recently, I stumbled accross a concept which might be very helpful understanding quasiparticles and effective theories (and might shed light on an the question How to calculate the properties of Photon-Quasiparticles): the spectral function $$A\left(\mathbf{k},\omega \right) \equiv -2\Im G\left(\mathbf{k},\omega \right)$$

as given e.g. in Quasiparticle spectral function in doped graphene (on arXiv).

It is widely used in many-body physics of interacting systems and contains the information equivalent to the Greens function $G$. For free particles, $A$ has a $\delta$-peaked form and gets broader in the case of interactions.

The physical interesting thing is, as I read, quasiparticles of interacting systems can be found if $A$ is also somehow peaked in this case. I don't understand this relationship, hence my question:

What is the relation of the spectral function's peak to the existence of quasiparticles in interacting systems?

Thank you in advance


  • $\begingroup$ You'll find the term "spectral function" in nuclear physics as well, were it plays the role of a energy and momentum distributions (as measured in some interaction) for nuclear components. Without being familiar with the application you cite, it appears to have a similar meaning. $\endgroup$ – dmckee --- ex-moderator kitten Jan 22 '11 at 21:06
  • $\begingroup$ @dmckee: Thank you for this connection. If I can get my hands on $A$ in this meaning I will have to look if I in turn can understand something from nuclear physics as well :) Greets $\endgroup$ – Robert Filter Jan 23 '11 at 11:55

Dear Robert, the answer to your question is trivial and your statement holds pretty much by definition.

You know, the Green's functions contain terms such as $$G(\omega) = \frac{K}{\omega-\omega_0+i\epsilon}$$ where $\epsilon$ is an infinitesimal real positive number. The imaginary part of it is $$-2\Im(G) = 2\pi \delta(\omega-\omega_0)$$ So it's the Dirac delta-function located at the same point $\omega$ which determines the frequency or energy of the particle species. At $\omega_0$, that's where the spectrum is localized in my case. If there are many possible objects, the $G$ and its imaginary part will be sums of many terms.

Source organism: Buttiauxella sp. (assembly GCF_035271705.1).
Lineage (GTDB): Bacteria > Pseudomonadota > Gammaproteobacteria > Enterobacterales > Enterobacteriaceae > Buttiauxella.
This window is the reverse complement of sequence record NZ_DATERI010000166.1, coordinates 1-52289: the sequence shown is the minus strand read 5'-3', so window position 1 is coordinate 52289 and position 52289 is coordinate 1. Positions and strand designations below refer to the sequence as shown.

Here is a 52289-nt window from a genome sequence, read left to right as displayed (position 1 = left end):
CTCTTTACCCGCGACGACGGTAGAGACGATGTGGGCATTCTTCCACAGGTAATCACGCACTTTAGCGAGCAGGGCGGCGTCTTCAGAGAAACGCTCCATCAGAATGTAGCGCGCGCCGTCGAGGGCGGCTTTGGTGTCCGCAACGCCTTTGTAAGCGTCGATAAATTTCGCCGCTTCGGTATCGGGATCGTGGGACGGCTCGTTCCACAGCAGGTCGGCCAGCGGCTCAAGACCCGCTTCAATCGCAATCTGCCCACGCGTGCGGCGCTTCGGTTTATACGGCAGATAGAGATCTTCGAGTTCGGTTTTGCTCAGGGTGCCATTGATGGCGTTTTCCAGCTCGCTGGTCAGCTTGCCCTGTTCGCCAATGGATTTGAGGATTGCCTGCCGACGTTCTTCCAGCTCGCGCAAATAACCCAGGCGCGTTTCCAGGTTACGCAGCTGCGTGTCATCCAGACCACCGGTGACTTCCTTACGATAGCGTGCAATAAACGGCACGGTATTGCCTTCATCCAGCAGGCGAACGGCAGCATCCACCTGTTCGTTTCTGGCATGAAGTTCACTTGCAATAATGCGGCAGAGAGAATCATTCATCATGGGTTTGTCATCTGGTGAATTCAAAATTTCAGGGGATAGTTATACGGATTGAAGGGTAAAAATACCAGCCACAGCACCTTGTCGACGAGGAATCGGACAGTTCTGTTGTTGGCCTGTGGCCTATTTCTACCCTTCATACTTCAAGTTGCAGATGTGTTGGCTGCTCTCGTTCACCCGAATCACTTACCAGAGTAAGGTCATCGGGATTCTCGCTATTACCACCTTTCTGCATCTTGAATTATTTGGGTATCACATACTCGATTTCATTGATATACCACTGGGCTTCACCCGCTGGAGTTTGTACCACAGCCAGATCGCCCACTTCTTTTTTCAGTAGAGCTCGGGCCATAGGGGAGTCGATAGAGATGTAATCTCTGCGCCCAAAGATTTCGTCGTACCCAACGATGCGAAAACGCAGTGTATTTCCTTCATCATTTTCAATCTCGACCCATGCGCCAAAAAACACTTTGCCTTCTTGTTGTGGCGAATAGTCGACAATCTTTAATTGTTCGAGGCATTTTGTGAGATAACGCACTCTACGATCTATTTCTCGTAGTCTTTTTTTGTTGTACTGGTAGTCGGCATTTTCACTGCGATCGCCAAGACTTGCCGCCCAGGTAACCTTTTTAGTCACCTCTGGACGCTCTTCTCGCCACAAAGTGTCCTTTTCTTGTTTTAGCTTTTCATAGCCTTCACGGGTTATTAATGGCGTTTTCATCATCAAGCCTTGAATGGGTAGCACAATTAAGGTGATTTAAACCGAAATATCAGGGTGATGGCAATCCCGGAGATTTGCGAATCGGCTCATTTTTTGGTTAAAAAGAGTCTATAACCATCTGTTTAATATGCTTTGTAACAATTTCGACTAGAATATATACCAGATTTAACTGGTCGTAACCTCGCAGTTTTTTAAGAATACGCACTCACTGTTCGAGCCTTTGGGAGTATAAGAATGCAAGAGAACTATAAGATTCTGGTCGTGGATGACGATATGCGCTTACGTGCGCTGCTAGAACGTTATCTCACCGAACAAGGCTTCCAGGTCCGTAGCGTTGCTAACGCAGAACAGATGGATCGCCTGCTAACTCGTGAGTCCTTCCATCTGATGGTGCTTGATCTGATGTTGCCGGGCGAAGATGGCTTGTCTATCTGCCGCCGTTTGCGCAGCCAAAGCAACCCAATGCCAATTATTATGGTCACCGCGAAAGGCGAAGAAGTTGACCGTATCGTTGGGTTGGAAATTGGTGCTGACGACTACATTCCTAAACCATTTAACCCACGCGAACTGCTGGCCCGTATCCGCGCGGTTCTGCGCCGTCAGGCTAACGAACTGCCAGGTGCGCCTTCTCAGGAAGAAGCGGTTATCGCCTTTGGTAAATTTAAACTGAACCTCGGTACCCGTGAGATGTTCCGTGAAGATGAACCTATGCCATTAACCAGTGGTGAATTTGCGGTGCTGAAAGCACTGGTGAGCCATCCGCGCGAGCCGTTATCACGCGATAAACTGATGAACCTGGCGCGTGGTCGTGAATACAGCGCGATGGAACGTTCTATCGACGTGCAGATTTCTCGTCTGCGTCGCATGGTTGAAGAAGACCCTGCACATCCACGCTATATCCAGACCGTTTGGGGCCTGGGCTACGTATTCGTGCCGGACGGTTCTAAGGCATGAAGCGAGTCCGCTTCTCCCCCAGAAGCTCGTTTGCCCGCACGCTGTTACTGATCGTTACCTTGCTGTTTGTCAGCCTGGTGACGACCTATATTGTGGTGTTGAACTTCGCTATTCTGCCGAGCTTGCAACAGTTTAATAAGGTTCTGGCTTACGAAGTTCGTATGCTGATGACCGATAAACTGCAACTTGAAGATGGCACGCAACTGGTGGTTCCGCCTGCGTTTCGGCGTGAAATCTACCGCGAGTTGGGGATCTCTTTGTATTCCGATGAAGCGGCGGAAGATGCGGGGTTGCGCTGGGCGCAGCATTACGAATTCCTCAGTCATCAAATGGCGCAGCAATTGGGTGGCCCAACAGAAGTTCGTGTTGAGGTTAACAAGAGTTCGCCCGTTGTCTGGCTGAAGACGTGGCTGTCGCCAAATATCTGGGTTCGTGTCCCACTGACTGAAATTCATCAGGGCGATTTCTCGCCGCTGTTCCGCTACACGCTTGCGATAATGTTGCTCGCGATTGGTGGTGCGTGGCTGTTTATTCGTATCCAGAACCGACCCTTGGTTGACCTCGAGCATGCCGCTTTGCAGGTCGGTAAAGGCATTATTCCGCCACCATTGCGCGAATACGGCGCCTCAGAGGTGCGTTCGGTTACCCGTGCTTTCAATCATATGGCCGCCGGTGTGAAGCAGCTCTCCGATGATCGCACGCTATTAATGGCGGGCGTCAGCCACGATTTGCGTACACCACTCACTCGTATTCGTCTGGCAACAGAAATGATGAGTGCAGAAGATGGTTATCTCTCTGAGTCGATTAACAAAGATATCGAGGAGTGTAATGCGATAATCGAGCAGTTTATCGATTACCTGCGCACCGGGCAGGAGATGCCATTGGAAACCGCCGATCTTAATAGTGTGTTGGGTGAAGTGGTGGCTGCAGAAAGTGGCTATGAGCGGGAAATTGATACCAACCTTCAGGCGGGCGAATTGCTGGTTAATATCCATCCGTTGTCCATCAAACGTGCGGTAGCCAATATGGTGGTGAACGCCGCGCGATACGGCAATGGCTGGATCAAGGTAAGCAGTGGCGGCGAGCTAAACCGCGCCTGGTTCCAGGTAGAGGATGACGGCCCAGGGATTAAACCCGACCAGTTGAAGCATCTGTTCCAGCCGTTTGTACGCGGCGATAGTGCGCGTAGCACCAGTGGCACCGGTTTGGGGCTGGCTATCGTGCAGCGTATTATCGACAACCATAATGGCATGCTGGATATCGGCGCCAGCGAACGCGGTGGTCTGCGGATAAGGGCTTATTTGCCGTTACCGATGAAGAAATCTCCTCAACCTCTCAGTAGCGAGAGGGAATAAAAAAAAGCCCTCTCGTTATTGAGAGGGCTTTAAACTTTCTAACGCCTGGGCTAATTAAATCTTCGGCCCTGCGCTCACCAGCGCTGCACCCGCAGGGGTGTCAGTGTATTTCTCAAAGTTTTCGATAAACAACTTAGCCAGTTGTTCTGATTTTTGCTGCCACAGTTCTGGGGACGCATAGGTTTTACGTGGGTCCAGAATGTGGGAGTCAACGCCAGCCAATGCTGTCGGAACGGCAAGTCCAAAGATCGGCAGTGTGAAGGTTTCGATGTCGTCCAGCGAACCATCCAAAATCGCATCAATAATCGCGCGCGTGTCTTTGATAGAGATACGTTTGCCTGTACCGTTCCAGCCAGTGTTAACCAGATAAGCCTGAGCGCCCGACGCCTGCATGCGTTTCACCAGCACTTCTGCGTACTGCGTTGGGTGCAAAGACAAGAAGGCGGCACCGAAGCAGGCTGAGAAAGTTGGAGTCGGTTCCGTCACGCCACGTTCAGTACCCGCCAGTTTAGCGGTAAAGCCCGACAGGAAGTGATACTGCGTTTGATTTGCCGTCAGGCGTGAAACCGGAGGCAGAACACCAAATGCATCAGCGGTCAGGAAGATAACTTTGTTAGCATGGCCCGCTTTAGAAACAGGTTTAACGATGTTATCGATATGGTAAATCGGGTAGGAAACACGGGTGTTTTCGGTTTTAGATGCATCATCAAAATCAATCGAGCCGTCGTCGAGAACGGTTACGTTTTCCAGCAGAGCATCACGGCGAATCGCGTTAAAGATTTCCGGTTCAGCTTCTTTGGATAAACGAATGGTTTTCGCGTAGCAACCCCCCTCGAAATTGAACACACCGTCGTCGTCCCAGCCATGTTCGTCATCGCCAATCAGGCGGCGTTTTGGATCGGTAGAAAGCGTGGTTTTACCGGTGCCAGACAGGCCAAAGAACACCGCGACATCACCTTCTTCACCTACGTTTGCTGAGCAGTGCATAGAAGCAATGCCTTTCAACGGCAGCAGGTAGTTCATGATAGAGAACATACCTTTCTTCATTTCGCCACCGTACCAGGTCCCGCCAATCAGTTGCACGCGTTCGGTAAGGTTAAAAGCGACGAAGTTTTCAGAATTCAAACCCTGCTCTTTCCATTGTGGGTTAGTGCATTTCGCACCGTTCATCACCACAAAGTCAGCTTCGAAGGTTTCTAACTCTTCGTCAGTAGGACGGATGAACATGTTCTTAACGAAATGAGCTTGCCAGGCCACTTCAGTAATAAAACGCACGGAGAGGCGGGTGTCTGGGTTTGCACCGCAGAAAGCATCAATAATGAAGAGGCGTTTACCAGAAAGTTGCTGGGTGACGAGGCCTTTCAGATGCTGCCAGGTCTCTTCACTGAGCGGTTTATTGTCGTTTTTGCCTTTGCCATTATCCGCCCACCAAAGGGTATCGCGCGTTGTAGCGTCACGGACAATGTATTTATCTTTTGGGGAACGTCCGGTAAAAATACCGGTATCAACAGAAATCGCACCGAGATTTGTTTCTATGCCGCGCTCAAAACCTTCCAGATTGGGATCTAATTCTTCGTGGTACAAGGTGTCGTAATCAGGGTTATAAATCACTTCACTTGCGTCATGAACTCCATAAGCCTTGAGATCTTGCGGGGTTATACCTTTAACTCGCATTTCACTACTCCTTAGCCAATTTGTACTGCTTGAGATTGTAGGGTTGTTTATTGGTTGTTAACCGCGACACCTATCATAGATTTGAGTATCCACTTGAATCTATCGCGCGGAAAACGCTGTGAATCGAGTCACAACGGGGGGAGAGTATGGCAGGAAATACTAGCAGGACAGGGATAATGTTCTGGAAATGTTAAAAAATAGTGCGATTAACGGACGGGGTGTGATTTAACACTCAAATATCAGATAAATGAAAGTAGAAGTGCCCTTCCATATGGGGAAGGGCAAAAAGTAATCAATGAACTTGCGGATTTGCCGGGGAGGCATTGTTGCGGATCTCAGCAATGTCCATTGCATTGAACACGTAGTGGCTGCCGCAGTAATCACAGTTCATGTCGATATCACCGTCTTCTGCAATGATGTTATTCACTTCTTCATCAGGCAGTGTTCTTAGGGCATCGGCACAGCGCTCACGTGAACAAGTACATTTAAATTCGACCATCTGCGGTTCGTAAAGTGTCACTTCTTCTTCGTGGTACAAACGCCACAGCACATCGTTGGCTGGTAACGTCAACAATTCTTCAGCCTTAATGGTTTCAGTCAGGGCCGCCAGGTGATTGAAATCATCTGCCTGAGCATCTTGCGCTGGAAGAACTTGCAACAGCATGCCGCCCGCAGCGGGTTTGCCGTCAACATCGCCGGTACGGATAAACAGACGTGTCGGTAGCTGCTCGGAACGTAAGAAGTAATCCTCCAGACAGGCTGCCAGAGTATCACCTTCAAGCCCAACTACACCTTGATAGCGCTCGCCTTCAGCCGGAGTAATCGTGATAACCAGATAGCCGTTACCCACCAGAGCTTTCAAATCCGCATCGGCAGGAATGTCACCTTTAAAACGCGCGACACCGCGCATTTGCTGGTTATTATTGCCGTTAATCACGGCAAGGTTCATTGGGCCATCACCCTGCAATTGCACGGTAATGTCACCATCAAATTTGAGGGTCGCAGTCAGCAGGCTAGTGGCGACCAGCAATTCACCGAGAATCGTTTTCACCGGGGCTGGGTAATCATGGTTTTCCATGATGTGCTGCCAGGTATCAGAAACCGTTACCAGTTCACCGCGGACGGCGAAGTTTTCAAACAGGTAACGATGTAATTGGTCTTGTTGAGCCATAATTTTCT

This delta-function was for a particle of a well-defined mass (or frequency - I omitted the momenta). If the particle is unstable, or otherwise quasi-, the sharp delta-function peak will become a smoother bump, but there's still a bump.

Because you didn't describe what you mean by "peak" more accurately, I can't do it, either. It's a qualitative question and I gave you a qualitative answer.

Cheers LM

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  • $\begingroup$ Thank you for your response. Could you please comment on why quasiparticles in interacting systems correspond to peaks of $A$ - can one e.g. see cooper pairs and derive BCS theory (for which I am obviously no expert) from this viewpoint? Furthermore, can one apply this to composed systems with different $G$ for different domains along with appropriate boundary conditions? I am sorry for the lengthy comment and the maybe not so sharp question. Greets $\endgroup$ – Robert Filter Jan 23 '11 at 11:51